| July/August 1968

1615 San Francisco St., San Antonio, Texas 78201

'Where San Antonio is celebrating it's 250th Birthday, with a WORLD'S FAIR, here in San Antonio, Texas, April 6 thru Oct. 6, 1968'

Dear Readers: Check again the picture of page 25, in the Jan-Feb 1968 GEM. My letter printed in the May-June 1968 GEM, page 7 states the tractor in the picture referred to above, is a cross-motor HUBUR SUPER-FOUR. In this letter, I am adding that the tractor is at least a 15-30 hp., with a 4-cyl. vertical, valve-in-head motor, and, I am inclined to believe, just as strongly, that it could be rated 18-36 hp. I would like to get the correct answer, if any of you have it. Some may think the tractor is a FRICK; but, since the FRICK has its belt-pulley on the right-side, and the rear-wheel fenders coming down nearer to the ground in the rear, that lets the FRICK out. Anyway, the tractor is not an AULTMAN-TAYLOR. I think there is a caption mix-up, involving two pictures in two different GEMs. These pictures are: top of page 25 in Jan-Feb 68 issue; and, the other picture is on top of page 31 May-June 68 issue. Trading captions with these two pictures would make more sense. HUBER tractors, of the design pertaining to these comments, started out with the. cross-mount HUBER LIGHT-FOUR 12-25 tractor with L head Waukesha motor, which probably appeared as early as 1916 and first tested at Nebraska in 1920. Then, in 1921, the cross-mount HUBER SUPER-FOUR 15-30 with valve-in-head Midwest-motor appeared; and this new tractor was tested at Nebraska, in 1921. This 15-30 developed so much power in test No. 74, that I believe, already in 1921, the HUBER COMPANY re-rated the tractor 18-36 hp. I don't know, right off, if the cross-mount HUBER 18-36 was ever tested at Nebraska; in fact, I don't think it was, only as a 1 5-30 tractor. I would like to find out how long these HUBER cross-mount tractors with 4-cyl. vertical engines were built. The new HUBER SUPER-FOURs, with motors mounted parallel to direction of travel, I believe started appearing in 1926. The first one of this latter type was an 18-36; with larger sizes following. The HUBER cross-mounts are attractive collector's items. Tractors of similar design were the .PARRETT; the FRICK; the BESSER; and, the (Canadian) MASSEY-HARRIS, the latter is very similar to the PARRETT. All have 4-cyl. vertical cross-mount motors, and extra large front wheels.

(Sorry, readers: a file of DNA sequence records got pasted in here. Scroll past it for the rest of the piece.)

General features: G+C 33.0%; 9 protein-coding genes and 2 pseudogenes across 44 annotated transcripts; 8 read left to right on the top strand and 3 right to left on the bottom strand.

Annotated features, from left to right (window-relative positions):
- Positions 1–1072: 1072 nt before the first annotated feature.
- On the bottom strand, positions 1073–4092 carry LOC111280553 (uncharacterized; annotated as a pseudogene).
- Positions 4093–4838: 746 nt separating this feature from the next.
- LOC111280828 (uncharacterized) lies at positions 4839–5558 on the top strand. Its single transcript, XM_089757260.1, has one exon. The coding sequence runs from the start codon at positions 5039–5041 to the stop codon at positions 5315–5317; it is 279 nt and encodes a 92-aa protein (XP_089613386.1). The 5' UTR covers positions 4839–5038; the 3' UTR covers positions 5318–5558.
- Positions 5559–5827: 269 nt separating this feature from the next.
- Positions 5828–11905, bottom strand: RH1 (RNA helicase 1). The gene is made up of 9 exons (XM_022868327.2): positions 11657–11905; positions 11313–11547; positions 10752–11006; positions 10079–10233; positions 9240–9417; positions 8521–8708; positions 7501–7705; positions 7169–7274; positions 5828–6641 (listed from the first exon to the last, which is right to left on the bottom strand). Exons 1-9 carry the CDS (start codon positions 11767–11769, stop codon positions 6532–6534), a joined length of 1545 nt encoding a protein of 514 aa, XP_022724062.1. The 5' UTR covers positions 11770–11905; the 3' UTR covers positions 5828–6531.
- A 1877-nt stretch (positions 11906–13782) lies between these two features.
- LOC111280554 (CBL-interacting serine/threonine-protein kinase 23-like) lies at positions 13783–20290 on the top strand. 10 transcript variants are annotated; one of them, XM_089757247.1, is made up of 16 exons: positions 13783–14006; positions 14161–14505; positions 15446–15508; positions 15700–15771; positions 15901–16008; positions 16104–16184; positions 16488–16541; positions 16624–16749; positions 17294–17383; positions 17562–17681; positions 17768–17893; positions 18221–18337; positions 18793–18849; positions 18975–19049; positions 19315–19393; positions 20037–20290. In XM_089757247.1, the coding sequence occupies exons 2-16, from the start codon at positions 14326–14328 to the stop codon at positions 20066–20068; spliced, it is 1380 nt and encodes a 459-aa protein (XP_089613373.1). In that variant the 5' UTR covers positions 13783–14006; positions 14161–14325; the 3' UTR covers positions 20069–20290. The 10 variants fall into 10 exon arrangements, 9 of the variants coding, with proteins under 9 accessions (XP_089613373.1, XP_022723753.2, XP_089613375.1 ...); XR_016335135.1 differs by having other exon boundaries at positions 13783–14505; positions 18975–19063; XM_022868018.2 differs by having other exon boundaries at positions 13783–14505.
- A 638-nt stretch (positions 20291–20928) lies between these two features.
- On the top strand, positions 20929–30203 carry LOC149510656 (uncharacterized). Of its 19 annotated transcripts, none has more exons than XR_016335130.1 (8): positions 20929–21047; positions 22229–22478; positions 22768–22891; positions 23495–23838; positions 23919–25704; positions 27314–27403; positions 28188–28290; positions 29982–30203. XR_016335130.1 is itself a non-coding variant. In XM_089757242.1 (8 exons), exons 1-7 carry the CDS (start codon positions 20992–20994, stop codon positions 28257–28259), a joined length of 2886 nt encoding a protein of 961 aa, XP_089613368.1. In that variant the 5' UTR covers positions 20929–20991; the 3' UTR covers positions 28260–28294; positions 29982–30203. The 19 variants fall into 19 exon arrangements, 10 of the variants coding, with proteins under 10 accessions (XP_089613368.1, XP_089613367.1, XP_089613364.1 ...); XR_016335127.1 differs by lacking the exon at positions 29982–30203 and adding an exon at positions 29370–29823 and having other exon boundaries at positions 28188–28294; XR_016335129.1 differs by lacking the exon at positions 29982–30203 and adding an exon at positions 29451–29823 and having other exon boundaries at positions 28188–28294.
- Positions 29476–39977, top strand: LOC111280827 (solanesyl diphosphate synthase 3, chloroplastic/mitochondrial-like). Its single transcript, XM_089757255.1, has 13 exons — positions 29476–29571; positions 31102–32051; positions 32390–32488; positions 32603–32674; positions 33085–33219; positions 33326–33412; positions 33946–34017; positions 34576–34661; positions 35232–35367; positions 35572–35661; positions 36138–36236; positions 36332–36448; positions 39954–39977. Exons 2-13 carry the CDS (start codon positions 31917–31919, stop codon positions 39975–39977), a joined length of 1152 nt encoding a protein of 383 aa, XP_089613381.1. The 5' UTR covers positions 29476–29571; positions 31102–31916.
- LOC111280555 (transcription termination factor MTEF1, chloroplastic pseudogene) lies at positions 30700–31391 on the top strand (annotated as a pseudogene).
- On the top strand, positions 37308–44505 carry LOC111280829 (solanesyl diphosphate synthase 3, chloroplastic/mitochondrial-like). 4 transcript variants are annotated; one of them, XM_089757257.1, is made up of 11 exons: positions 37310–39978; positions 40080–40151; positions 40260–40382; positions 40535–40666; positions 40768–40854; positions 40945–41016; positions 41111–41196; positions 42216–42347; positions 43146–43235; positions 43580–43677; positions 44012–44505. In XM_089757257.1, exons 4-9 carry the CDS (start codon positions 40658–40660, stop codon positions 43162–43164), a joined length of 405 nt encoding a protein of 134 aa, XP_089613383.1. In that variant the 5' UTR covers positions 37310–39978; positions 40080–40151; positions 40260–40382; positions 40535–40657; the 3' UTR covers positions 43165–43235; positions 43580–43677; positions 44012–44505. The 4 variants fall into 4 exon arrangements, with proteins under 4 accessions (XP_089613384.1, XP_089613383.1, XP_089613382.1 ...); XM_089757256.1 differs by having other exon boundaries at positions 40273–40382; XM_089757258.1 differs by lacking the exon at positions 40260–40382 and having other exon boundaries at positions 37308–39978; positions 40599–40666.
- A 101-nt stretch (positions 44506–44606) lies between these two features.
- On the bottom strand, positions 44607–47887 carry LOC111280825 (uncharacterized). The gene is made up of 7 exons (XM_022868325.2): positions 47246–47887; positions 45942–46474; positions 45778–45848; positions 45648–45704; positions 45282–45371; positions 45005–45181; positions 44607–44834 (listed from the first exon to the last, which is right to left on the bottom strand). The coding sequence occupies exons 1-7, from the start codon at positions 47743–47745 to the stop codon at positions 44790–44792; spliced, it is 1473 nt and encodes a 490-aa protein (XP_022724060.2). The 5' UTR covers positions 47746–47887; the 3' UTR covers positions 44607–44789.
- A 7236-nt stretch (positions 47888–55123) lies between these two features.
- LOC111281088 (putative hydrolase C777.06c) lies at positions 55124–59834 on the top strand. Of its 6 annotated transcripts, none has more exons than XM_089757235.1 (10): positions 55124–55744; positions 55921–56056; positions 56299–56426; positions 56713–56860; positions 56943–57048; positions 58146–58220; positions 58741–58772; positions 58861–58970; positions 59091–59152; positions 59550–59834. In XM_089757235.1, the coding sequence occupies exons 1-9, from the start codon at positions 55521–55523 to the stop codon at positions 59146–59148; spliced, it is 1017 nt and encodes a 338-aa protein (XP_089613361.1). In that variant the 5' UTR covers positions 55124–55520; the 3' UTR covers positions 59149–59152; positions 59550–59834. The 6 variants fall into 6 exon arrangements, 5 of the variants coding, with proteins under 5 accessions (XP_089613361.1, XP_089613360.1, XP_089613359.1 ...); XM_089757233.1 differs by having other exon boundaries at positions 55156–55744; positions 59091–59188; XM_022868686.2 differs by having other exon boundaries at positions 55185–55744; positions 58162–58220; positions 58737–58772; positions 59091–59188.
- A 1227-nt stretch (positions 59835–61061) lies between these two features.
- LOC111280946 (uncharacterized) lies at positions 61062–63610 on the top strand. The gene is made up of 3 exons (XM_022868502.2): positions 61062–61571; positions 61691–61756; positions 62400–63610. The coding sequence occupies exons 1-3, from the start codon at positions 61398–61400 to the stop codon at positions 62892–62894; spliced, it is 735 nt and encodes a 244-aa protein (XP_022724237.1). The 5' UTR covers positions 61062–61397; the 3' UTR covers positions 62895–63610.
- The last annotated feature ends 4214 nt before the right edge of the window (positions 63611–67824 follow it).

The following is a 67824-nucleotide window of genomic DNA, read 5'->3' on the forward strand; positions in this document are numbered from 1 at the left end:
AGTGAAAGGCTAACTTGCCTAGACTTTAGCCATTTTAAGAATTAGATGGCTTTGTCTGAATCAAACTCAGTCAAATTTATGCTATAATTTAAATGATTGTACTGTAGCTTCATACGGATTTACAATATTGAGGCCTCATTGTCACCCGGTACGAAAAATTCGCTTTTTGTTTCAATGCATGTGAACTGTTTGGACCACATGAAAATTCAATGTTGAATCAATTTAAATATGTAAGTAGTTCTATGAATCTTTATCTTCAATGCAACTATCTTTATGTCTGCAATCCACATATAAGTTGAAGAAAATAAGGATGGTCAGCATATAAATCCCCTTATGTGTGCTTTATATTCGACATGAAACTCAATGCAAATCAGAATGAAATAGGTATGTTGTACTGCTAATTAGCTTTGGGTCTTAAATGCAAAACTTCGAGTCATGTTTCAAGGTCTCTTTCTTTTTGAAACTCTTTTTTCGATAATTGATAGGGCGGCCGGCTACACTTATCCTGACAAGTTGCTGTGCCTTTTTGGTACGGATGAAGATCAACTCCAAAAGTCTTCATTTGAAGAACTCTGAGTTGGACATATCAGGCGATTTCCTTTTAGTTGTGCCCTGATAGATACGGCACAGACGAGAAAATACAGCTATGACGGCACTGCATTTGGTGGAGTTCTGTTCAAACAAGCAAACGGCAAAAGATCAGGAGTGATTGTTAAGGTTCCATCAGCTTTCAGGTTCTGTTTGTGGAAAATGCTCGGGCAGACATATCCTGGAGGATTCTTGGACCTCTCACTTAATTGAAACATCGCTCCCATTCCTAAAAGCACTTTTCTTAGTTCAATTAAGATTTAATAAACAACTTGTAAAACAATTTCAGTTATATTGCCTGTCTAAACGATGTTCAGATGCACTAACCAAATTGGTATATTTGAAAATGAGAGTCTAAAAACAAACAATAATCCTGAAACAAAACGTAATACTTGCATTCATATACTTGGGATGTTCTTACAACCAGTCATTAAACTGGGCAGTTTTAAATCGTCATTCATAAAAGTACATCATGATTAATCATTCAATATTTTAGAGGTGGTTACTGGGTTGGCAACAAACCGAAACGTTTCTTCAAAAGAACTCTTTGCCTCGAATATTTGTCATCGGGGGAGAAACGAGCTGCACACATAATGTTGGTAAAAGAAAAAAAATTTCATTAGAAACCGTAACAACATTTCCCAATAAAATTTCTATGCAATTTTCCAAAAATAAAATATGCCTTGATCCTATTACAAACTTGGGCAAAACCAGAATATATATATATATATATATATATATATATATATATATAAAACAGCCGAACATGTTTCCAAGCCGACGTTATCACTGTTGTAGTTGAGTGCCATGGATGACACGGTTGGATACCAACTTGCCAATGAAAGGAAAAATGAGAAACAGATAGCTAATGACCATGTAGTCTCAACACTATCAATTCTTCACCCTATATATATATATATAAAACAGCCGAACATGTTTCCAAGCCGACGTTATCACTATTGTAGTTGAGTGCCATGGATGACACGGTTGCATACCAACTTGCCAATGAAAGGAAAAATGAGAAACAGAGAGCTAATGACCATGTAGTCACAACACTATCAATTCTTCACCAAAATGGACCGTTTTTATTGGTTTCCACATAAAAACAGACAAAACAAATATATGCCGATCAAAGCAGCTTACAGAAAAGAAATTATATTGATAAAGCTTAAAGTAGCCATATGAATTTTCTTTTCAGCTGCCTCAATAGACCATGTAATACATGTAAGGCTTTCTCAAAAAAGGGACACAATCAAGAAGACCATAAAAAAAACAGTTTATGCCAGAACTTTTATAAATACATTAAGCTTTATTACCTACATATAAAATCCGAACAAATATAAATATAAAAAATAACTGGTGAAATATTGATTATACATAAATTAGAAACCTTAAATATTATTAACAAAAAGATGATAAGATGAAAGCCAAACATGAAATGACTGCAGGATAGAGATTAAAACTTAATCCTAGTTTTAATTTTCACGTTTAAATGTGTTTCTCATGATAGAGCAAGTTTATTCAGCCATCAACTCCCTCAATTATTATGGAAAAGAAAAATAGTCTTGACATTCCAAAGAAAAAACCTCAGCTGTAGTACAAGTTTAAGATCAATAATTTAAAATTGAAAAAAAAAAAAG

A rear view of the I.H.C. single cylinder engine at Rathert's Reunion.

On page 12 of the May-June 68 GEM is the subject of the FAIR-MOR 10-20 tractor. That is a nice picture of a nicely restored FAIR-MOR 10-20 tractor. Now don't you just agree that the FAIRBANKS-MORSE & CO. just probably jobbed these tractors, and sold them under the name FAIR-MOR, for the short period they were on the market, rather than equip their factory to build them, when a firm named 'The Reliable Tractor and Engine Co., Portsmouth, Ohio, was already building them, the same thing, known as the RELIABLE 10-20? Reliable started building them in 1919, not 1917. The first ones had 3/8 in. wide piston-rings. In 1921, Reliable changed to 5/16 in. wide piston-rings. The Reliable tractors were built in the 10-20 size only. While we are on the subject of FAIR-MOR tractors, how about the FAIR-MOR 1.2-25 tractor built by the TOWNSEND TRACTOR CO., Janesville, Wis., which size also came out about 1919? Don't you think the F-M co. just jobbed them, too, rather than set up to build them? I think so; but, maybe Carleton M. Mull, ex F-M salesman, in Seattle, Wash., could give us some concrete facts on the FAIR-MOR 10-20; and the FAIR-MOR 12-25 tractors that the FAIRBANKS-MORSE & CO. once sold.

Did you know that some jobbing companies will go to quite some lengths to make an impression on the consumer public? Take as an example, the DeLaval Separator Co., Chicago; and, New York; they jobbed three sizes of engines from the John Lauson Mfg. Co., which engines DeLaval called the 'ALPHA' engines, in 1-1/2; 2-1/2; and 3-1/2 hp. sizes, to power some of the DeLaval Pulso-Pumps, by belt drive. DeLaval may have had a hand in getting some certain engine specs, changed to better suit their special application, that is well and good. And, naming the LAUSON engines DeLaval finally selected as the 'ALPHA', is quite alright, too. The tricky part is where DeLaval used the same LAUSON factory-picture which LAUSON used in their 1916 LAUSON Engine Catalog (long before 'ALPHA' engines were) on their 'ALPHA' engine parts-book, where the picture shows the LAUSON factory-name changed to 'ALPHA GASOLINE ENGINES'; otherwise the picture is an identical aerial-view of the LAUSON factory!